What is the Regional Government Securities Market
The eight ECCB member countries (Anguilla, Antigua and Barbuda,
Dominica, Grenada, Montserrat, St Kitts and Nevis, St. Lucia,
St. Vincent and the Grenadines) have agreed to establish a regional
market for government securities, with the assistance of the
Eastern Caribbean Central Bank.
The regional market allows member governments to issue their
securities throughout member countries, allowing residents
of these countries to buy the securities of their choice.
This initiative will enhance the investment options available
to investors by enabling investment opportunities beyond the
domestic/home market to the wider region.
What are government securities?
Government securities are financial instruments including treasury
bills, notes and bonds that are issued by a government and sold
to the public to pay off maturing debt and raise capital needed
to finance Government expenditure. Backed by the full faith
and credit of the issuing Government, these instruments are
usually considered safe investments.
Treasury Bills are short-term instruments issued with a term
of one year or less. They are sold at a discount from face
value (par), and do not pay interest before maturity. The
difference between the purchase price of the bill and the
amount that is paid at maturity (par), or when the bill is
sold prior to maturity, is the interest earned on the bill.
Treasury Notes and Bonds bear a stated interest rate, and
the owner receives periodic, typically semi-annual interest
payments. Treasury notes have a term of more that one year
but less than ten. Treasury bonds are long-term instruments
issued with a term of more than 10 years.
What is the ECCB’s role in the Regional Government
The Eastern Caribbean Central Bank acts as Fiscal Agent to
Governments. In this role, the ECCB assists the Governments
by facilitating the operations of the RGSM.
What is an intermediary?
An intermediary is an entity (broker dealer, broker, custodian)
that provides financial services to investors. These services
include buying and selling of securities on behalf of investors
and securities custodian services. Intermediaries dealing
in securities must be licensed by the Eastern Caribbean Securities
Regulatory Commission (ECSRC).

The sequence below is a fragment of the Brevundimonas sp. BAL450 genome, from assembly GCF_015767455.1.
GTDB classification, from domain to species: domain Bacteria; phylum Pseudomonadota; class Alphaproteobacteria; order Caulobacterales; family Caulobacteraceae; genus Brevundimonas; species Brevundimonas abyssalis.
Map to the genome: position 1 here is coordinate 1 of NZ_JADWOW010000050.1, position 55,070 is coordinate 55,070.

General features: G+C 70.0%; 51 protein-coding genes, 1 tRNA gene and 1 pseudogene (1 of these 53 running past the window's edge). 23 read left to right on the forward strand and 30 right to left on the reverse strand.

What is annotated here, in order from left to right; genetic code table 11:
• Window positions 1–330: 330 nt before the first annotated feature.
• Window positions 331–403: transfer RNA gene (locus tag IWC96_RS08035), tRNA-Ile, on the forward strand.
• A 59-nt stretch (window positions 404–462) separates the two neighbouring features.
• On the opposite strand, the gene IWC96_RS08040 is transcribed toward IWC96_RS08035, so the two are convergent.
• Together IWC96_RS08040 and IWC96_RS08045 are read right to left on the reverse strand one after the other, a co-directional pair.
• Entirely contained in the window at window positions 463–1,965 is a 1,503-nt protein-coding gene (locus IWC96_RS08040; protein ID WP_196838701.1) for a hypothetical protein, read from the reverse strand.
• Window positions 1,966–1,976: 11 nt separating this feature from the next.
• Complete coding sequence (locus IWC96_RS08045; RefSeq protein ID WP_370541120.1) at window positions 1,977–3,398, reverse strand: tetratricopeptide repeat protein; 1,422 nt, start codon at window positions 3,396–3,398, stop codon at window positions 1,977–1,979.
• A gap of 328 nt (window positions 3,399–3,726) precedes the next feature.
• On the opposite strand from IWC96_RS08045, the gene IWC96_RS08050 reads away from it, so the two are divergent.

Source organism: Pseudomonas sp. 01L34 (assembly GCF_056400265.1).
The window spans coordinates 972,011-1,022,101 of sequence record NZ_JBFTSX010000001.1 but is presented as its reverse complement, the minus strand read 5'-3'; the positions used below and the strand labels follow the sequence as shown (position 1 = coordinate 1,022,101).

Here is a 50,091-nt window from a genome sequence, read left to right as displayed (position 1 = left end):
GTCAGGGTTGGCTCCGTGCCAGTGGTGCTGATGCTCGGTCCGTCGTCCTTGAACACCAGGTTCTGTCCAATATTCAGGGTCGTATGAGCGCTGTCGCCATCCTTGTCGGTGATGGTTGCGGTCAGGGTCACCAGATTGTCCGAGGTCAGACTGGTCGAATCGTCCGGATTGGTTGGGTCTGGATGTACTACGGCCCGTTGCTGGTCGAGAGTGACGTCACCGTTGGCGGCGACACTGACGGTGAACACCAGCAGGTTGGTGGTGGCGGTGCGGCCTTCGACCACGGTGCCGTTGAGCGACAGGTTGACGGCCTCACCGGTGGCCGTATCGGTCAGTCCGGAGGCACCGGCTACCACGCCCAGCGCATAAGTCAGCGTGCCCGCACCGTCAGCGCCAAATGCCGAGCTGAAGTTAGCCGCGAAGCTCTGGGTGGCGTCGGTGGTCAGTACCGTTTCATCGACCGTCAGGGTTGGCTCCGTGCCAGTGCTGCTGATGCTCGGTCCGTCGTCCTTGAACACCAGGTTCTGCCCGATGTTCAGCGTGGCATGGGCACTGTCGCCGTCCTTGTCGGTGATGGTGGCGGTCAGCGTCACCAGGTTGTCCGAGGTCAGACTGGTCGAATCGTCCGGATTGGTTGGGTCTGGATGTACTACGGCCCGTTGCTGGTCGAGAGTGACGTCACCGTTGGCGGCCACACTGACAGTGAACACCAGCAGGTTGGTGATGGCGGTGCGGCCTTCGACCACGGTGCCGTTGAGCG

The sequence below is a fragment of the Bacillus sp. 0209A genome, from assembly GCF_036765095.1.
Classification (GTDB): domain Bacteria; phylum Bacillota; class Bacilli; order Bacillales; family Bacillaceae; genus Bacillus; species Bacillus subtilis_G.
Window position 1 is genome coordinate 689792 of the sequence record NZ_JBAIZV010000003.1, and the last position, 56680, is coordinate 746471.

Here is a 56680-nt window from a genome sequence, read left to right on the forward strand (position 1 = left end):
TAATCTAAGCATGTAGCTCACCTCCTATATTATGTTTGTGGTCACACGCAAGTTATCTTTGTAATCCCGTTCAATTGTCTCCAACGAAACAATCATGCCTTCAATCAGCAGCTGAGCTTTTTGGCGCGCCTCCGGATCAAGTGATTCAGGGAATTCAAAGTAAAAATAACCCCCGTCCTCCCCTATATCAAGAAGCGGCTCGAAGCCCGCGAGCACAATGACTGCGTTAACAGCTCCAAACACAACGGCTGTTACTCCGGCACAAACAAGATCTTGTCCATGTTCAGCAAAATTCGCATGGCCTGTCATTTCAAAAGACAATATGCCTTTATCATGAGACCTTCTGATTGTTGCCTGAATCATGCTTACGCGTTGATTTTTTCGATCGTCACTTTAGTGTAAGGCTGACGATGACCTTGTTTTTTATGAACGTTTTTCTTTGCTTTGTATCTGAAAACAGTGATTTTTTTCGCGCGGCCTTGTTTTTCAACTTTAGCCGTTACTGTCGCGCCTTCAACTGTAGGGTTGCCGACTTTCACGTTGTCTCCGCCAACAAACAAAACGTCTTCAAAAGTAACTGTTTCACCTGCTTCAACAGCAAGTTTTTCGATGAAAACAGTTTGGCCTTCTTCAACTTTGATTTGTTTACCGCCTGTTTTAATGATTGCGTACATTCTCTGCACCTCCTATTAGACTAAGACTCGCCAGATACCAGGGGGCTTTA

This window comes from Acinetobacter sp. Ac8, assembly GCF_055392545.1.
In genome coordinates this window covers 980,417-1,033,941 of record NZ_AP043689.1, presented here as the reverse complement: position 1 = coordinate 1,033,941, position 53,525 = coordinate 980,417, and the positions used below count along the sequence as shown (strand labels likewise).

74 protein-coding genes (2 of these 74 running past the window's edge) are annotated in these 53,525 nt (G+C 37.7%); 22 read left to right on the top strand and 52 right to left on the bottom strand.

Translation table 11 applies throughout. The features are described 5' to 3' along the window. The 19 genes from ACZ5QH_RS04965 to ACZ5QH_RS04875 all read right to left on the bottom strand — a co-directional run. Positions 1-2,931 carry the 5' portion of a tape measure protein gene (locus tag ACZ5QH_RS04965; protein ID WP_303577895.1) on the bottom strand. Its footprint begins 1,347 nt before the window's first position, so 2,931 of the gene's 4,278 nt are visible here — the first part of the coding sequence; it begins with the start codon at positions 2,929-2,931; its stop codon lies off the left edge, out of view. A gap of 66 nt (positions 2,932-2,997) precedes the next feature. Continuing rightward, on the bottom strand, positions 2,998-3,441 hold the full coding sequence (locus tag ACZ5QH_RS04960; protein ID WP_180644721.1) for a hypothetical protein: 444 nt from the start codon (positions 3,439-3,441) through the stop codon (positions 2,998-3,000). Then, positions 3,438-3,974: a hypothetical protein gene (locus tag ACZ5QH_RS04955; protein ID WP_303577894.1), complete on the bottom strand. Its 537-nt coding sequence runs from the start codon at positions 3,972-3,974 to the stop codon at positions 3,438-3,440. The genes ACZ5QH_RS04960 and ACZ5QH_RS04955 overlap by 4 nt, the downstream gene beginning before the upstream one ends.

How are government securities sold?
When a government brings a new issue of securities (treasury
bills, notes and bonds) to the market for the first time,
it does so through the primary market. Government securities
issued on the regional market are sold via the Eastern Caribbean
Securities Exchange (ECSE) Ltd.
Treasury Bills are sold on the regional market through a
single price auction where the yield/price of the security
is determined by competitive bidding by investors. Each investor
must submit a bid specifying a yield or price for a specified
quantity of securities. Those bids that fall within the range
accepted by the auction will be awarded the security. Each
successful investor pays the same price (or receives the same
yield) for their securities. The risk associated with competitive
bidding is that an investor might bid a yield that is too
high and not obtain the quantity requested.
Treasury Notes and Bonds may be sold on the regional market
through an auction (as explained above) or on a fixed price
subscription basis where the price is determined by the government
before issuing the securities, and the investor submits an
application for only an amount. Bonds and notes may be sold
at par (face value), discount or at premium, that is, a price
above the face value. Member governments usually sell their
bonds at par value.
How can I get information on upcoming issues?
Announcements with information on securities to be issued
on the regional market are provided to the market quarterly.
These announcements provide a quarterly calendar with details
on upcoming issues which include: the type of instrument,
issuing government, issue date, terms and conditions, auction
or subscription date, maturity date, and deadline date for
submitting bids, names and addresses of licensed intermediaries
participating in the government securities market.
Announcements are also provided in regional newspapers, member
governments’ gazettes and on ECCB and ECSE websites.
In addition, three weeks before the auction date, the government
issuing the securities provides a press release with details
on the issue. This announcement serves to reconfirm details
provided to the market.
How can I buy government securities?
Persons wishing to purchase government securities issued on
the regional market may do so by using the services of a broker